• The low price of urea has made it attractive for farmers, who tend to overuse it at the cost of other fertilizers. This has resulted in an imbalanced fertilizer use ratio (FUR) of nitrogen (N), phosphorus (P) and potassium (K), which is estimated to be around 27:8:1 in India, as compared to the ideal ratio of 4:2:1.
  • The imbalanced FUR has adversely affected soil health, crop quality and yield, as well as the environment.

The CACP has recommended that bringing urea under the NBS regime would have several benefits for farmers, the government and the environment. Some of them are:

  • It would promote the balanced use of fertilisers and improve soil health, crop productivity and quality. For example, a study by Indian Agricultural Research Institute (IARI) found that balanced use of NPK increased wheat yield by 25% compared to imbalanced use.
  • It would reduce the cost of cultivation for farmers by saving on input costs and increasing output returns. For example, a study by the National Institute of Agricultural Economics and Policy Research (NIAP) estimated that balanced use of NPK could save Rs 1,200 per hectare for rice farmers.
  • It would reduce the subsidy burden on the government by rationalising the fertiliser pricing and subsidy mechanism. For example, a study by the National Council of Applied Economic Research (NCAER) projected that bringing urea under NBS could save Rs 25,000 crore per year for the government.
  • It would encourage innovation and efficiency in the fertiliser industry by creating a level playing field for all fertiliser manufacturers. For example, a study by the Fertiliser Association of India (FAI) suggested that bringing urea under NBS could spur investment in new capacity and technology upgradation in the sector.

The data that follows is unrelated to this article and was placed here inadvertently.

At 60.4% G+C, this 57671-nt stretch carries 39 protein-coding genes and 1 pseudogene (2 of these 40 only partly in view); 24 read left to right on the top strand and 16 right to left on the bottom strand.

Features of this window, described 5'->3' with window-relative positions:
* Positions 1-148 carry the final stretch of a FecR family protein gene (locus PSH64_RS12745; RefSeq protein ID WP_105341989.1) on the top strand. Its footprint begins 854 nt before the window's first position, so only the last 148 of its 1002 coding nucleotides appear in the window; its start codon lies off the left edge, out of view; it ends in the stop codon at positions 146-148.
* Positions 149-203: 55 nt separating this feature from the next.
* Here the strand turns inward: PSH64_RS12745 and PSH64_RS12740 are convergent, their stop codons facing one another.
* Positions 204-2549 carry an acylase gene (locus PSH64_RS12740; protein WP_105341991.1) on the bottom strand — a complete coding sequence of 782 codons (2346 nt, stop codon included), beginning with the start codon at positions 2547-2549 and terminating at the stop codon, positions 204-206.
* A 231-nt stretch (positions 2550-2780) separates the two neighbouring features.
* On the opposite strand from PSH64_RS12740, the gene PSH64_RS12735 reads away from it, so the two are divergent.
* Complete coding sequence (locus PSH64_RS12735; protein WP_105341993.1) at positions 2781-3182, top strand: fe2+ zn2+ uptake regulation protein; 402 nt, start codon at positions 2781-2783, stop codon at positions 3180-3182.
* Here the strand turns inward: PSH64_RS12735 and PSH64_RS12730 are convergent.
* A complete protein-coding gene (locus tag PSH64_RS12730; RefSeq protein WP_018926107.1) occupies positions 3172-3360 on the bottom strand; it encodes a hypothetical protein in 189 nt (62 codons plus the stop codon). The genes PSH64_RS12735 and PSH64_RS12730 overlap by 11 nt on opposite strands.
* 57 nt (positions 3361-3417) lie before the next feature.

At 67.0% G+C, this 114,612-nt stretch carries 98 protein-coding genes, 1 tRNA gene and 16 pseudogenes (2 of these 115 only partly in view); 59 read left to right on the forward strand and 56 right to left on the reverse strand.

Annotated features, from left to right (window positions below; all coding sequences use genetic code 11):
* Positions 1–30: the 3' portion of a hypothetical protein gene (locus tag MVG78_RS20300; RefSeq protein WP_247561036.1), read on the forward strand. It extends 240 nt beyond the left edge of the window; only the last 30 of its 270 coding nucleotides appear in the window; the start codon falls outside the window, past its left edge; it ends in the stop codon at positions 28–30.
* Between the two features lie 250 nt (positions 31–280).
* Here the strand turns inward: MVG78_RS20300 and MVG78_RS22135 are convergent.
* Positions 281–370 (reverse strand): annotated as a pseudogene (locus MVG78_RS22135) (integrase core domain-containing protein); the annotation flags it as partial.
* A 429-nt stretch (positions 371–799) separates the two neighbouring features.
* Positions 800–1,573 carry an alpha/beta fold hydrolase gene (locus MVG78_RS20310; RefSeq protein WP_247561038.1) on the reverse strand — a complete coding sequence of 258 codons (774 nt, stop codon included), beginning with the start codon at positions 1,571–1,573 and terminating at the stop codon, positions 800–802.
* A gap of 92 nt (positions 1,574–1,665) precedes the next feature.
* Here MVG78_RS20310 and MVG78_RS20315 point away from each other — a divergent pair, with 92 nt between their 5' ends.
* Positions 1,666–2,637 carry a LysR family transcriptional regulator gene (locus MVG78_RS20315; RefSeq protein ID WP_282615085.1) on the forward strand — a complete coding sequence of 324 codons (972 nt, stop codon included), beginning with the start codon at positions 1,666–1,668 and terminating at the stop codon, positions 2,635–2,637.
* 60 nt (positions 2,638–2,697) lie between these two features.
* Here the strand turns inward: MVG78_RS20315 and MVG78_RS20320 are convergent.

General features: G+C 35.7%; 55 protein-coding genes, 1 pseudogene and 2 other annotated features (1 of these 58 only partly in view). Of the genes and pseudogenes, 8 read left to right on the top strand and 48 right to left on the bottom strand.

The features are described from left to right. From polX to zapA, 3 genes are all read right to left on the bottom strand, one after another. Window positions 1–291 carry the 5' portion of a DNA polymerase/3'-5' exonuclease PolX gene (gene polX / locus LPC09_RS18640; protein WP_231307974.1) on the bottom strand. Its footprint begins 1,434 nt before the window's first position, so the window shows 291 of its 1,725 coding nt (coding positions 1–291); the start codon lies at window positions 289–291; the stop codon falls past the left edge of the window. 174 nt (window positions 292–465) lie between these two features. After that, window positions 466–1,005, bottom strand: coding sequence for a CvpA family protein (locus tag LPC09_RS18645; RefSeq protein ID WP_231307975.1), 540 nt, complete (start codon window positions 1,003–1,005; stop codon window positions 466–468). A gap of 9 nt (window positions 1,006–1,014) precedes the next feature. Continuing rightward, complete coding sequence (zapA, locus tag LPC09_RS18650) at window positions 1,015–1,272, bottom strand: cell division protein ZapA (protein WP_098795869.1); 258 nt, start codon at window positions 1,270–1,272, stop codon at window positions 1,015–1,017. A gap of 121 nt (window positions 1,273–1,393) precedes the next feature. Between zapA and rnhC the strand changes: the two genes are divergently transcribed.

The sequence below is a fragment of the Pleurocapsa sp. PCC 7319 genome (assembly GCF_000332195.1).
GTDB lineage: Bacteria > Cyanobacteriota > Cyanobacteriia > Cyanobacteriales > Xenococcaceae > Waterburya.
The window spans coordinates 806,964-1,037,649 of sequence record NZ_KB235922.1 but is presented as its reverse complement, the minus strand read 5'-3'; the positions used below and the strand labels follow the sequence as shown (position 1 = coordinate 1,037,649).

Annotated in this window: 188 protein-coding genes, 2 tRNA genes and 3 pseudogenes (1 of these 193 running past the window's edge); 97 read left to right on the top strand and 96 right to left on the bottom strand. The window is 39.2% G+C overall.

• It would ensure the timely availability of fertilisers to farmers by reducing supply-demand gaps and eliminating black marketing and hoarding. For example, a study by International Food Policy Research Institute (IFPRI) showed that bringing urea under NBS could improve fertiliser distribution efficiency by 15%.
  • It would reduce greenhouse gas emissions from agriculture by lowering nitrous oxide emissions from excessive urea use. For example, a study by the Indian Institute of Technology (IIT) Delhi estimated that bringing urea under NBS could reduce nitrous oxide emissions by 8.5 million tonnes of CO2 equivalent per year

However, bringing urea under the NBS regime also poses some challenges that need to be addressed carefully. Some of them are:

  • It would require political will and consensus among various stakeholders, especially farmers who may resist any increase in urea prices. For example, a survey by the Centre for the Study of Developing Societies (CSDS) found that 62% of farmers opposed any hike in urea prices.